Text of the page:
I saw Hannah Giles on the Fox News show Red Eye a couple weeks back. She told the host, Greg Gutfeld, that she never dreamed that the folks at ACORN would ever take her up on her offer to give tax advice to hide her "job" as a prostitute. I found this assertion to be a bit diplomatic and disingenuous. After all, if she didn't think that ACORN was corrupt, she wouldn't have shown up in their office on a sting to root out corruption. She had an instinct. She followed through on that instinct and she exposed some really bad behavior.
ACORN, meanwhile, immediately dug its heels in. They initially lashed out at the filmmakers. They tried to marginalize them. They lashed out at Fox News, which helped drive the story. They did everything but accept any responsibility for the tapes. As soon as the tapes came out, ACORN must have known that their entire operation was threatened. They began doing everything to make sure that ACORN wouldn't disintegrate.
Worse yet, ACORN often defended itself by pointing to all the good works it does: foreclosure prevention, health care for poor, tax services, etc. There's nothing worse than when a group or individual minimizes bad behavior by pointing to the good works they do. How many times did you hear someone defend Reverend Wright by saying he did a lot in the community? That's what ACORN was doing here.
Then, when the media offensive had little effect, ACORN really got desperate. They sued. This is another standard defense for the guilty. If you don't like the message, you shoot the messenger. Of course, in this case, Giles, O'Keefe, and Breitbart all need lawyers. That costs money, it causes stress, and ultimately no matter how strong your case there's always a sense of unknown in our legal system. So, while suing has some stragegic value, it also has real human costs.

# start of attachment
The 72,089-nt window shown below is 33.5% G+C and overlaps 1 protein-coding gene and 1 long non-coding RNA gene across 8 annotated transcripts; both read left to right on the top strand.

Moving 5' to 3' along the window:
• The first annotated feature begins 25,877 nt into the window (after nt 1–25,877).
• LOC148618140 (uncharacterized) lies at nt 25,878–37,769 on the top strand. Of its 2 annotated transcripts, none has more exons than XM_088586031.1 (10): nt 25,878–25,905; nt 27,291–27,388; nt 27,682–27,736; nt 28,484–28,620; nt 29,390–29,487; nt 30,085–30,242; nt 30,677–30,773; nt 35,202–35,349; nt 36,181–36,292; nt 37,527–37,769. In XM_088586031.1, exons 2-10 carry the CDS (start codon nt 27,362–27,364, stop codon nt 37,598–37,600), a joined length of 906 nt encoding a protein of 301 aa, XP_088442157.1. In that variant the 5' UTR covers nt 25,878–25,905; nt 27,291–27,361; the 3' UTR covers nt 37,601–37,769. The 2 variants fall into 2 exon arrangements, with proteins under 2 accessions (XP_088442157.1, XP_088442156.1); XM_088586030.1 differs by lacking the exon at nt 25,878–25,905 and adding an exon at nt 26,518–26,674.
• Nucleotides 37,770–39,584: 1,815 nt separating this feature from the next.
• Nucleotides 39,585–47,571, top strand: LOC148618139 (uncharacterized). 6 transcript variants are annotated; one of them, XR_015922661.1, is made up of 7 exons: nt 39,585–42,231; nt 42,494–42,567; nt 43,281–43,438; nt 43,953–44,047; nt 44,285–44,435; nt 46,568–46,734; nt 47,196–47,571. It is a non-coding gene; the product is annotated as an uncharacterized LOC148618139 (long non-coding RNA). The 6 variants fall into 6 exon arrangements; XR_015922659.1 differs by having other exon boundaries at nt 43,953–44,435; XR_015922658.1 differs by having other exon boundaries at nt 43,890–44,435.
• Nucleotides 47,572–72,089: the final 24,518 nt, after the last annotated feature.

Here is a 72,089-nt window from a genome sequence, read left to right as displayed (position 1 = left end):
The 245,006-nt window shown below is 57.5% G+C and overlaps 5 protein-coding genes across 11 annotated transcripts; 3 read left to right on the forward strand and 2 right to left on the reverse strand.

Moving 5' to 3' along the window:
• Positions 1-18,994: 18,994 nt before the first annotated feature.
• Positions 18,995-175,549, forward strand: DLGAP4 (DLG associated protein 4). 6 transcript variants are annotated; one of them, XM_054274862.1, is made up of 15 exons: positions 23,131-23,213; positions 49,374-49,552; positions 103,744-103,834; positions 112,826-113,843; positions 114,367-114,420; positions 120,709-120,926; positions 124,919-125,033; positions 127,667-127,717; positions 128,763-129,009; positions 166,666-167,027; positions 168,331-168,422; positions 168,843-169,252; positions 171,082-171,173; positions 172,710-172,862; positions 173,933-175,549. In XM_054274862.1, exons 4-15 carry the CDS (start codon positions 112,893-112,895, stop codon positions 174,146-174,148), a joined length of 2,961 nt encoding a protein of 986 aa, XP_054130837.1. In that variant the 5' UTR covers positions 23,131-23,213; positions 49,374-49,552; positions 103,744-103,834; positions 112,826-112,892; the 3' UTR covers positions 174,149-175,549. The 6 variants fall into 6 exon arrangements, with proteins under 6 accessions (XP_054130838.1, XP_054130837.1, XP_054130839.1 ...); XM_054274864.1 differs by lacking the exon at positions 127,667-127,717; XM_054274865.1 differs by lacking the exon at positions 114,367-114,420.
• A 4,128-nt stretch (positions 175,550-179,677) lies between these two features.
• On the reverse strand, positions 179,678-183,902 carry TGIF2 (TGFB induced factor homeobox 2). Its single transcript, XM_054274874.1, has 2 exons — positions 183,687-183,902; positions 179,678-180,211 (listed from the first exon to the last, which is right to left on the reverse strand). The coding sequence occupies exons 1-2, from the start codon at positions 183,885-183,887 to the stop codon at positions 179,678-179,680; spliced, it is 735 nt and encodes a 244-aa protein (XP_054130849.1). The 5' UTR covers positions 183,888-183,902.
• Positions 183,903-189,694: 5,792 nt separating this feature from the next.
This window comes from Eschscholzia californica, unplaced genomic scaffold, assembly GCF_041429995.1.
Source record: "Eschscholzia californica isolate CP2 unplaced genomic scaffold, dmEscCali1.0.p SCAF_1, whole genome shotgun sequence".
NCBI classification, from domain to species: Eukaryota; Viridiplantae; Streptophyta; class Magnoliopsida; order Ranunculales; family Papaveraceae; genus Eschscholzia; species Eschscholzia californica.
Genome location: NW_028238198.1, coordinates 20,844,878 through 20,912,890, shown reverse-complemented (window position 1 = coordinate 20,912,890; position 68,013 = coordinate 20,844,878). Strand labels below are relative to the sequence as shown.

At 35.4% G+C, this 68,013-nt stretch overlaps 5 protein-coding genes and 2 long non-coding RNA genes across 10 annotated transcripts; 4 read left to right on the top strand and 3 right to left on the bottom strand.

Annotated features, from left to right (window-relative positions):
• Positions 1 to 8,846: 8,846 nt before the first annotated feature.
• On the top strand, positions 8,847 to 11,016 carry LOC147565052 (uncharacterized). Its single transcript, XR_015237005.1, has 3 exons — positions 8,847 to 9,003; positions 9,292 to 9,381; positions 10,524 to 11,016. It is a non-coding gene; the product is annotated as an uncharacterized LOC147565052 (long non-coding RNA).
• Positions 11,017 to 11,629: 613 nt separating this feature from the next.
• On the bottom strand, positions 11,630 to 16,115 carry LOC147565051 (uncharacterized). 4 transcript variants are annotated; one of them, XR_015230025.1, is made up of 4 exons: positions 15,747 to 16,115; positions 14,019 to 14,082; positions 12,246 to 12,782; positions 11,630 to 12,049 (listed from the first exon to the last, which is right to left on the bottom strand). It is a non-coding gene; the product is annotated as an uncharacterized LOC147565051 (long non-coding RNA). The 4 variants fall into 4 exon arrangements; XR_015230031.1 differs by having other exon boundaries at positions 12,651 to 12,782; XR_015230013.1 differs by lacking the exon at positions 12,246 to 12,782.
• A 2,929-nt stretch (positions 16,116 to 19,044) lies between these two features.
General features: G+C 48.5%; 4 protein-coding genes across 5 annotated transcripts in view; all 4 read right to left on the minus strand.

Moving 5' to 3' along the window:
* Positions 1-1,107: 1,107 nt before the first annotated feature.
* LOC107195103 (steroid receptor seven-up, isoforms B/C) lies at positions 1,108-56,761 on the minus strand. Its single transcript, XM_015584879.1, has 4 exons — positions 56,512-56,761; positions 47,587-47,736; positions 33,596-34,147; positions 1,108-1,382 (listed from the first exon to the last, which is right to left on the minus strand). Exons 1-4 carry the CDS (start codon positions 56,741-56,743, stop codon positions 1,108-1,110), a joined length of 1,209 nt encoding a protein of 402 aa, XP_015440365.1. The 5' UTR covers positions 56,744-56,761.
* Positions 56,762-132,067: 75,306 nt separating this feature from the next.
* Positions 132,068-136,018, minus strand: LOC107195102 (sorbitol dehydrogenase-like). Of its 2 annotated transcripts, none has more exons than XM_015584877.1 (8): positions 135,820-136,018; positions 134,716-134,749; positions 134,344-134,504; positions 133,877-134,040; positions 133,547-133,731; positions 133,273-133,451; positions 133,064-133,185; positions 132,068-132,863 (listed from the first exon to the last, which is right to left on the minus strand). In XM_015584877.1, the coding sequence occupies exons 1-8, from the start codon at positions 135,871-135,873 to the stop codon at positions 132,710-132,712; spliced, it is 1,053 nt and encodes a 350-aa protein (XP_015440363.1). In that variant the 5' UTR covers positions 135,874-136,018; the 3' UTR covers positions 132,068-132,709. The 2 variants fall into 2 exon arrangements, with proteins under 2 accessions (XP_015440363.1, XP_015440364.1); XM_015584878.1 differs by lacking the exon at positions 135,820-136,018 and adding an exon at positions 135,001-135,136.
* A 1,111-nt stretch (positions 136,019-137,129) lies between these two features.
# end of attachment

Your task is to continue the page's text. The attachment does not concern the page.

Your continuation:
In the first season of 24, Jack Bauer described the slippery slope of not doing the right thing.
You can look the other way once, and it's no big deal, except it makes it easier for you to compromise the next time, and pretty soon that's all your doing; compromising, because that's the way you think things are done. You know those guys I busted? You think they were the bad guys? Because they weren't, they weren't bad guys, they were just like you and me. Except they compromised... Once.
That's the problem for ACORN. They did the wrong thing once and then again, and soon, that's all they were doing. The problem with doing the wrong thing is that you have to do other wrong things to perpetrate the first wrong thing. Soon, all you're doing is the wrong thing. That's the moral dilemma that Jack understood. It's the position that ACORN is in now. They are rotten to the core, and in order to survive, they have to do everything possible to hide their rotten nature. Their rotten nature was exposed by the video, but by then they had compromised too much.
That's the position that the O'Keefe, Giles and Breitbart found themselves in when confronting ACORN. They exposed them long after the group had compromised so much that they didn't know anything else. It was too late for ACORN to do the right thing. All they could do was cover up for the bad they had already done. In the process, they also had to take down the three as well. It wasn't about right and wrong but survival.
The world is full of gray, but not in this case. In this case, there are clear good guys and clear bad guys. O'Keefe, Giles, and Breitbart were acting as enterprising journalists and entrepeneurs and their ultimate agenda was to bring the truth to light. ACORN's ultimate agenda was to subvert the truth. Each one of all their actions reflected their guiding agendas. One side was set on the path of good and the other on the path of bad.